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Reviews

  • Glorious . . . Scurr has achieved something remarkable: a completely original book on a completely unoriginal subject. But then she is herself a truly remarkable writer, one of the most gifted non-fiction authors alive

    Simon Schama, Financial Times
  • Ruth Scurr, a politics don at Cambridge University, has ingeniously somehow found an entirely new prism through which to view Napoleon: as a horticulturist . . . an immensely satisfying and captivating book . . . charming and intelligent

    Andrew Roberts, Times Literary Supplement
  • Ruth Scurr's imaginative take on Napoleon's life serves up fascinating insights into the man's behaviour and motivations, as well as an illuminating account of those around him. The gardening angle is fresh and perfectly developed; to garden is to control and manipulate, an empire builder does the same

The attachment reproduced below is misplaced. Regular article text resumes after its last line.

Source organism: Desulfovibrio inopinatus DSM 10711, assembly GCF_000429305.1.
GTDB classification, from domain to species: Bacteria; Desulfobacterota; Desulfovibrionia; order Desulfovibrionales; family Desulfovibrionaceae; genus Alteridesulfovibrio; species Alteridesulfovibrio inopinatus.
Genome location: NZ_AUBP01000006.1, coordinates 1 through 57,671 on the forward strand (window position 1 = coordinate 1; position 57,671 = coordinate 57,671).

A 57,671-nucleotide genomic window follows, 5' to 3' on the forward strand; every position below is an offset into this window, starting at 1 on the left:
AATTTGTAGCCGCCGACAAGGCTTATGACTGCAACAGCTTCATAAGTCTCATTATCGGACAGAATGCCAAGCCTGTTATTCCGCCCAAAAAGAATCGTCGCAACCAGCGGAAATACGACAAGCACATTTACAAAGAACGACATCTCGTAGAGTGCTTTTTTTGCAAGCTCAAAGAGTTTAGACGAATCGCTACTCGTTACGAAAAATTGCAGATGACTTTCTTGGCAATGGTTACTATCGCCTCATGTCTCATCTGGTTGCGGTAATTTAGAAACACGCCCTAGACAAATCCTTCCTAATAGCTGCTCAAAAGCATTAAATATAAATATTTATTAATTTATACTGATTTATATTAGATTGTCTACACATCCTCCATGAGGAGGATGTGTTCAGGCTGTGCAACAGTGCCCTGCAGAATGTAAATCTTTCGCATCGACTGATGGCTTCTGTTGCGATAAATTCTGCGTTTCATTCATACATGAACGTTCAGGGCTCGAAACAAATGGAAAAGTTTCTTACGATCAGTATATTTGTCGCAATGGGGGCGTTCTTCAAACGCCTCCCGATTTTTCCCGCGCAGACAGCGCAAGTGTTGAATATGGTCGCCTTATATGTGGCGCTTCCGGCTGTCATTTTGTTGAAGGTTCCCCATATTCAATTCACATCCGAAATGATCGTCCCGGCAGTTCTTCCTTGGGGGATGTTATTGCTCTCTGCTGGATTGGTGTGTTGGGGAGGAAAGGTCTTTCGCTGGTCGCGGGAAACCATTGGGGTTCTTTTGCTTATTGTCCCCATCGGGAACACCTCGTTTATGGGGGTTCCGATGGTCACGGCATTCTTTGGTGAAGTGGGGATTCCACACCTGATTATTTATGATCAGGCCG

Penelope Lively
  • An elegant prose stylist, Scurr is above all a fabulous historian, and a vivid storyteller with a novelist's eye for engaging detail . . . Napoleon emerges not in his warrior guise but in his full humanity . . . History's palimpsest emerges in these pages too, through Scurr's accounts of modern-day places shaped by Napoleon's vision: while his empire is the stuff of history books, his legacy as a landscape genius endures

    Claire Messud, Harper’s Magazine
  • Napoleon: A Life in Gardens and Shadows is history at its most enjoyable, a discursive ramble along its edges, away from matters of power and into its byways . . . Napoleon is a delight to read and must have been an immense pleasure to research

    Caroline Moorehead, Literary Review

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